Taste-flavor learning: 15 Ways to eat more veggies and improve your eating habits
08/24/2021 / By Joanne Washburn / Comments
Taste-flavor learning: 15 Ways to eat more veggies and improve your eating habits

Time and again, experts have stressed the importance of eating vegetables to maintain optimal health and well-being. In fact, you should aim to eat at least 2.5 cups of vegetables per day if you’re on a 2,000-calorie diet. Unfortunately, the average American falls far short of that, eating only 1.4 cups of vegetables per day.

If you’re not particularly fond of vegetables, don’t fret. There are ways to incorporate more vegetables into your daily eating plan without it feeling like a chore. Here are some of them: (h/t to FoodRevolution.org)

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  1. Eat veggies you already like. If you already like some vegetables, eat more of those. Carrots, peas and cauliflower are all rather mild-tasting vegetables that are tolerable at worst. Don’t force yourself to eat pungent, strong-tasting vegetables like Brussels sprouts and arugula if you really don’t enjoy them.
  2. Cut them into appetizing shapes. Experts have found that kids and adults alike respond more positively to foods that are cut into fun shapes. So go ahead and cut your vegetables into hearts and stars.
  3. Cook them creatively. Boiled broccoli and raw lettuce can get tiring real fast. Make eating vegetables a fun activity by cooking them in a variety of ways. Try grilling asparagus stalks with lemon or stuffing hollowed-out squash with rice. Serve omelets in tomato “cups” or make rice out of cauliflower.
  4. Make veggie soup. Soup is a great way to eat more veggies because you’d need to puree large quantities of vegetables just to fill your soup pot. Plus, soup has the added benefit of making you feel full for longer than whole vegetables, thereby staving off hunger pangs. Puree steamed veggies with herbs and spices.
  5. Add them to dishes you already enjoy. The best strategy to eating more vegetables is to just keep eating them. This means adding them whenever you can. To make the process more enjoyable, add vegetables to dishes you already enjoy. Add veggies to pasta sauce, homemade pizza or cooked brown rice and quinoa.
  6. Use them in main dishes. Vegetables are often served as accompaniments for hearty pasta dishes and meat mains, which is why it’s easy to ignore or forget about them. Instead of serving veggies as side dishes, use them as ingredients in your main dishes. Make noodles out of squash, swap meat for beans or roast cauliflower “steaks.” It’d be hard not to eat your veggies when they’re part of the main dish.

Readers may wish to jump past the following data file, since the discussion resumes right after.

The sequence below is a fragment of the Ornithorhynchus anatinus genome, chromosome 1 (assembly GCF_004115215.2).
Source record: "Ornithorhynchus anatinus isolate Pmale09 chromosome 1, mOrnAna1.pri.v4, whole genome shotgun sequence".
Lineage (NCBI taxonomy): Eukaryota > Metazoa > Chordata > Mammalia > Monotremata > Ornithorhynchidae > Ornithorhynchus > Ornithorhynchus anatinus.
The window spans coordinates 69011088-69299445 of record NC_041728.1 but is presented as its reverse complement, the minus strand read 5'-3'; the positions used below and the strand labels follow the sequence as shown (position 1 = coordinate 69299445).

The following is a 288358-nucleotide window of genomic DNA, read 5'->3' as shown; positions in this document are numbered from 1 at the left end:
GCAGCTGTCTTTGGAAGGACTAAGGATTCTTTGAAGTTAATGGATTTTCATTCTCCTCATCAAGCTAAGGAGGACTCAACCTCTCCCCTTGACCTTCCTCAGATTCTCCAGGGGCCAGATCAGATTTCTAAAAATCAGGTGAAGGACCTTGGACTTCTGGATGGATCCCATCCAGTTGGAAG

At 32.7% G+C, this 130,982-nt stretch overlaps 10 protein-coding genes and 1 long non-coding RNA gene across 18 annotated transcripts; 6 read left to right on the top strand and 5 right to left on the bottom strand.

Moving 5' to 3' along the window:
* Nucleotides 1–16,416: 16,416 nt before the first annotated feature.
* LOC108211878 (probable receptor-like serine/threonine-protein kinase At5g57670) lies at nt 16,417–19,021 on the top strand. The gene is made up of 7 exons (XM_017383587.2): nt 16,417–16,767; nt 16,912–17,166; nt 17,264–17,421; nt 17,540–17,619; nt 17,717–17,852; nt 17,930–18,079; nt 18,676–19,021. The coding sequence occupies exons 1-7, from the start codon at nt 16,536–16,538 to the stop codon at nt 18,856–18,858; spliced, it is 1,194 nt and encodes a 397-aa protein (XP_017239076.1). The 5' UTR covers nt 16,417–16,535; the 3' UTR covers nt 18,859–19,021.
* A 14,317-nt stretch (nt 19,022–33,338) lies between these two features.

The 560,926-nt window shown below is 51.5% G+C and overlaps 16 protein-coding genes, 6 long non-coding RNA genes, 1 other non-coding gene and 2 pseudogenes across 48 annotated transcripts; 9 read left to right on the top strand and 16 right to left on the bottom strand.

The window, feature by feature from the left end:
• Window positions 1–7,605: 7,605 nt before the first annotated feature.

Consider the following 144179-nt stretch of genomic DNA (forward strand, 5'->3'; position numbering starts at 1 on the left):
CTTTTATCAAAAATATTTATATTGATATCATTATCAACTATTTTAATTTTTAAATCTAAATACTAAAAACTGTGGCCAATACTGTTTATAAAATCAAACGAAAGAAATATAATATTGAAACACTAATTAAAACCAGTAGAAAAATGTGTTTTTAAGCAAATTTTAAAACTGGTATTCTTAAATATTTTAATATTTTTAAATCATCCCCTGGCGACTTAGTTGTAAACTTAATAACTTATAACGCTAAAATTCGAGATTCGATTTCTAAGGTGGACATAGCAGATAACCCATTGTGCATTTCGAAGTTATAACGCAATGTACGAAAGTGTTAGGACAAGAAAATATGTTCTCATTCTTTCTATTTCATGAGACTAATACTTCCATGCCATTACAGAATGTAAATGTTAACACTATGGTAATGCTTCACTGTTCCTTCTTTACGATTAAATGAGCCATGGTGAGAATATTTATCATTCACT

7. Grow vegetables. Studies have shown that when kids and adults grow vegetables, they’re more likely to eat more vegetables. Try it for yourself. There are lots of fast-growing vegetables you can easily grow, such as radish, beans and tomatoes. If you don’t have ample outdoor space, you can grow them in pots or planter boxes by your kitchen windowsill.
  8. Dehydrate them. Make your own healthy veggie snacks by dehydrating leafy greens and stalky veggies. Health enthusiasts especially love kale chips, which you can easily make by dehydrating kale leaves for several hours at your oven’s lowest setting.
  9. Make a slaw. Shred tough winter veggies like cabbage into a slaw for a quick, light and easy side dish. Add some kick to it with your favorite dressing and toss in some dried fruits for extra flavor.
  10. Marinate them before cooking. Make your veggies extra flavorful by marinating them before cooking. Marinating also helps soften veggies that have a bite to them, such as mushrooms, string beans, broccoli and asparagus.
  11. Use them as a wrap or as a filling for wraps. Ever heard of spring rolls? These East and Southeast Asian appetizers are made by wrapping up veggies in a raw lettuce leaf or steamed cabbage leaf. The more tender the veggies you use, the lighter your spring rolls will be.
  12. Slice and dip. Snacking on veggies can help you reach your daily vegetable quota. But snacking on veggies is easier to do if they’re already in a snackable form. For healthy snacking, slice carrots, rhubarb, celery and other stalky veggies into strips. Dip them in yogurt, hummus or your favorite nut butter.
  13. Steam them. One of the easiest ways to eat your fill of vegetables is to steam a pot of them. Dress them with your favorite sauce or serve them with a simple dip.
  14. Spice them up. Make your vegetables extra palatable by seasoning them with flavorful herbs and spices, such as ginger, cumin and turmeric. Start with the spices you know to avoid getting overwhelmed.
  15. Try a new vegetable with a friend or family member. Challenge a friend or family member to eat a new vegetable with you every day for a week. This is also a great way to get around your dislike of certain vegetables. Plus, fun activities like this could help re-ignite your motivation if you’re struggling to hit your daily vegetable quota.

Adding more vegetables to your diet opens you up to a variety of health benefits, such as weight loss and better protection against diseases. Try these easy ways to sneak more colorful, nutritious and delicious vegetables into your snacks and meals.

Sources:

ERS.USDA.gov

FoodRevolution.org

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